The Innocence Project and federal defenders have filed a motion in a Shelby County, Tennessee trial court seeking DNA testing of physical evidence hidden by prosecutors for 30 years that they believe will exonerate death-row prisoner Pervis Payne (pictured). Payne, who is scheduled to be executed on December 3, 2020, has steadfastly denied committing the crime. The lawyers argue that his conviction and death sentence are the combined product of racial bias by a prosecutor’s office with an extensive history of misconduct and Payne’s intellectual disability.

Payne was sentenced to death in 1988 for the stabbing deaths of Charisse Christopher and her two-year-old daughter and the attempted murder of her three-year-old son. Payne’s girlfriend lived on the same floor as the victims. He says he was on his way to visiting her when a man ran past him and, seeing the door open, he entered Christopher’s apartment and found her in the kitchen. Payne said that when he heard police arriving, he panicked and ran from the apartment because he feared that the murders would be blamed on him.

Police focused their entire investigation on Payne even though he had no criminal record and no clear motive for the killings. They failed to investigate other suspects with a stronger motive such as Christopher’s abusive ex-husband or a local drug dealer who frequented Christopher’s apartment.

At trial, prosecutors played on racial stereotypes, characterizing Payne as a sexually predatory black man, high on drugs, who attacked a white woman. They argued, without evidence, that Payne had sexually assaulted Christopher, presenting a bloody tampon that they asserted he had pulled from her body. However, the tampon did not appear in any crime scene photos or video. Police also claimed to have found evidence that linked Payne — who had no history of drug use — to drugs but refused a request by Payne’s mother, shortly after his arrest, that he be permitted to take a drug test.

In December 2019, when a court order provided defense counsel access to evidence held by the county clerk’s office, the defense for the first time discovered the existence of a blood-stained comforter, bedsheets, and pillow. Payne’s lawyers have asked for expedited DNA testing of this evidence. Assistant federal defender Kelley Henry, one of the lawyers who represents Payne said, “[t]he prosecutors illegally hid this evidence for three decades. That’s just wrong. … But there’s still time to save this man’s life.”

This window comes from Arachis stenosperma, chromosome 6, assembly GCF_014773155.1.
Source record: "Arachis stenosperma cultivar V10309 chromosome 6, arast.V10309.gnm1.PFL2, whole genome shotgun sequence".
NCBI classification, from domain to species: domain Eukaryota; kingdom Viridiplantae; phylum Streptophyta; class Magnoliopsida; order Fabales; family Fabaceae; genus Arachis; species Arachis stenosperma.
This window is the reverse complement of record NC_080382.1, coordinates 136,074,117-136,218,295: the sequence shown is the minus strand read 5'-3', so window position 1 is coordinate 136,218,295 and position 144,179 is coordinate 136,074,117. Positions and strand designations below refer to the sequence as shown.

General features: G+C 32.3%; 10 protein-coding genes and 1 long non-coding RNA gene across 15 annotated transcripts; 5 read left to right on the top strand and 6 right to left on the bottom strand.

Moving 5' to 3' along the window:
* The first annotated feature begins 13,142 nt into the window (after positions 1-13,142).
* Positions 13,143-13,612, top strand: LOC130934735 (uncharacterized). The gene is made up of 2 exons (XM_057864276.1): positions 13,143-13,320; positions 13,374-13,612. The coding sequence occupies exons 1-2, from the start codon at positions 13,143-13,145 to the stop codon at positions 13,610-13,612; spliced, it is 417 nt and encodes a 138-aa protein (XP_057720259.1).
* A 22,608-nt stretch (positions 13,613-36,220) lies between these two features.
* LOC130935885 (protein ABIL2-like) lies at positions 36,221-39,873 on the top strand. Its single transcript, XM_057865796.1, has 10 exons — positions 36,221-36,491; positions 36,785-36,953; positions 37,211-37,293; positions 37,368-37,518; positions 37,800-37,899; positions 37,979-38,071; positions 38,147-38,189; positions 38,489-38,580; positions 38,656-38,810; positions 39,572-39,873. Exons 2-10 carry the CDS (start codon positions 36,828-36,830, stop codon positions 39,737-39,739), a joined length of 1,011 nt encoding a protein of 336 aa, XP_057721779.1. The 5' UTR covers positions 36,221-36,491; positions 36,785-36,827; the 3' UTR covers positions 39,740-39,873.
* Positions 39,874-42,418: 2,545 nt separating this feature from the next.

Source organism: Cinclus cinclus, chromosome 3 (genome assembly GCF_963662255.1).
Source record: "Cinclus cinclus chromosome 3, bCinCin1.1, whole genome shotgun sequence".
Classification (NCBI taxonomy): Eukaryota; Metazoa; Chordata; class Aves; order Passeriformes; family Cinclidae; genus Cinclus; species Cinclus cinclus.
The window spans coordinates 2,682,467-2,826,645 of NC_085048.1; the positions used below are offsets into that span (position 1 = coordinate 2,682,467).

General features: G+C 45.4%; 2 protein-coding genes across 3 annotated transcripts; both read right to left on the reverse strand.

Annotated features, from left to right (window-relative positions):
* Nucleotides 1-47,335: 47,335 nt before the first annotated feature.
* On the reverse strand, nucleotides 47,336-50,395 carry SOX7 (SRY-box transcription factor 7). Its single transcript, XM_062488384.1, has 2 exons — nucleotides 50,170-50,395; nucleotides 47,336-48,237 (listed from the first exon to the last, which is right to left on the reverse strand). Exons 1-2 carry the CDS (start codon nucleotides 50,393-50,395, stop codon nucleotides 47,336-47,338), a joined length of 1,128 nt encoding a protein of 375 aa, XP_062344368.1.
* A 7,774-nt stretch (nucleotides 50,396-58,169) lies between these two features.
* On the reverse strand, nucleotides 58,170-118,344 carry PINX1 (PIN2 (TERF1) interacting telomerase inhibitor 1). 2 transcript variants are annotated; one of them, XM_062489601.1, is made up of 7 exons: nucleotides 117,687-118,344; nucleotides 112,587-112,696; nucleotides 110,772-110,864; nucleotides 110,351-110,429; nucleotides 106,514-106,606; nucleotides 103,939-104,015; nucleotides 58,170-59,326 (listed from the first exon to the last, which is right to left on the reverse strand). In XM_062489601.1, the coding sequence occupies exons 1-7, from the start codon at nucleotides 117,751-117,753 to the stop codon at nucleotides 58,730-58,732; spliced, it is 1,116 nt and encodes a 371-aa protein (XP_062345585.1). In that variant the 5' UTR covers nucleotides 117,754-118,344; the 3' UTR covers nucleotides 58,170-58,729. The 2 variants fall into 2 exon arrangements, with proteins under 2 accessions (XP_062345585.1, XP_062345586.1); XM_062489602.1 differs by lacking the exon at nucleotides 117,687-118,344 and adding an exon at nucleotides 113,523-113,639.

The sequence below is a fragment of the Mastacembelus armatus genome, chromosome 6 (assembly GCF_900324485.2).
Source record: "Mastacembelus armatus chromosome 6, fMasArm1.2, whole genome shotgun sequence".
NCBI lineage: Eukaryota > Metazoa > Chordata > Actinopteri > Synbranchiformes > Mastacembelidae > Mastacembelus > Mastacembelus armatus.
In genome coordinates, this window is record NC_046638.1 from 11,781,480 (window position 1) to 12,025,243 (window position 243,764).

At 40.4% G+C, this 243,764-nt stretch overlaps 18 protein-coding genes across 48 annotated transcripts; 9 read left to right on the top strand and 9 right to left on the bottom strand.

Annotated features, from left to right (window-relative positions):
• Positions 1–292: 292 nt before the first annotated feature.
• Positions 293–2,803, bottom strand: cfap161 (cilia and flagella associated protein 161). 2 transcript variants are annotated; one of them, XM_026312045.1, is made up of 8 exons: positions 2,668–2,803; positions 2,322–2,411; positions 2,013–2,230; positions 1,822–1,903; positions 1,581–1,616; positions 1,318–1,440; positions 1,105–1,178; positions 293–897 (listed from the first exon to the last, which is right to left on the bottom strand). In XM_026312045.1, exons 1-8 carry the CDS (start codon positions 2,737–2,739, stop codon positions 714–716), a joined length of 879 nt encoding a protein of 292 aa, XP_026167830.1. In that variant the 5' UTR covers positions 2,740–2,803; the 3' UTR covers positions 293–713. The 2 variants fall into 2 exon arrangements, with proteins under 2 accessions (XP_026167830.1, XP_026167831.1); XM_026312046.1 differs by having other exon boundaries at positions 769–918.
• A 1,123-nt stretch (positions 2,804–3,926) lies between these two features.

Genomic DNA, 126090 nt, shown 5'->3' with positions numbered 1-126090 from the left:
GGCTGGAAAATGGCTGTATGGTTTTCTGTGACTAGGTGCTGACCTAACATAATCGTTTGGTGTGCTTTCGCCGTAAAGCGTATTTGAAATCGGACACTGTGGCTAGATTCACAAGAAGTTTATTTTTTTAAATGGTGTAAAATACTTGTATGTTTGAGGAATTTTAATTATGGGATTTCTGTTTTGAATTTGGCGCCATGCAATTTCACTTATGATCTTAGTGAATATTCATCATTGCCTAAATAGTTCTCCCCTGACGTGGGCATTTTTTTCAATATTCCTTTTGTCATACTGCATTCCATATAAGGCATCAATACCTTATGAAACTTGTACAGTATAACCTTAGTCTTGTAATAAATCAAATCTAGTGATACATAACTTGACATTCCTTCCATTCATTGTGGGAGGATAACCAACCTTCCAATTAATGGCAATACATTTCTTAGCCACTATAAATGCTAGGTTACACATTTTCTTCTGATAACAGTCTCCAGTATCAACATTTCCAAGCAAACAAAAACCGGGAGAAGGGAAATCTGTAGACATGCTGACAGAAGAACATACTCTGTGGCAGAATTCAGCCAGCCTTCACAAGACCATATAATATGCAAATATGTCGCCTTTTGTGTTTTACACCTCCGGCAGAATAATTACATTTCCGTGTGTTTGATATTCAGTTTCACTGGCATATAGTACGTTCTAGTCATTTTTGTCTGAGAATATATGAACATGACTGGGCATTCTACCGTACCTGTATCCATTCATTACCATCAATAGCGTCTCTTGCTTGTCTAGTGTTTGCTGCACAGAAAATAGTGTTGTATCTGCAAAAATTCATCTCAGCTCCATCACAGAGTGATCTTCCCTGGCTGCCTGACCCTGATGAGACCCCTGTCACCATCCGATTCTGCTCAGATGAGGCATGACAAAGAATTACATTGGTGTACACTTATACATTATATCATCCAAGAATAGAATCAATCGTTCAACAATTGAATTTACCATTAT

Payne is also requesting DNA testing of other crime scene evidence, including a tampon, bloodstained clothing, a weapon, fingernail clippings, and potentially a rape kit. DNA testing was not yet available at the time of Payne’s trial, and the Tennessee courts denied a prior request to test the evidence, relying on a Tennessee Supreme Court decision that the court later admitted had misapplied Tennessee’s post-conviction DNA testing act.

The investigation and trial of Payne’s case — in the county that had the most known lynchings in the state of Tennessee and was responsible for nearly half of its death sentences — was repeatedly tainted by racial bias. While police were interrogating him, Payne later told his sister, they said to him: “you think you black now, wait until we fry you.” Prosecutors argued that Payne had committed sexual assault and murder because a white woman had rebuffed his sexual advances. They also withheld key evidence from the defense and presented victim-impact evidence that flouted a U.S. Supreme Court ruling that had been issued just months before. The Tennessee state courts excused the constitutional violation as harmless and, after the U.S. Supreme Court agreed to hear the case, it rewarded the prosecution’s misconduct by overruling its prior victim-impact decisions, permitting Payne’s death sentence to stand.

In a statement, Innocence Project attorney Vanessa Potken said that “[r]acism, hidden evidence and intellectual disability were a recipe for wrongful conviction for Pervis Payne.” “The presence of DNA belonging to someone other than Mr. Payne,” she says, “would support the consistent story that he has told for more than 30 years: He was an innocent bystander who came upon the crime scene.”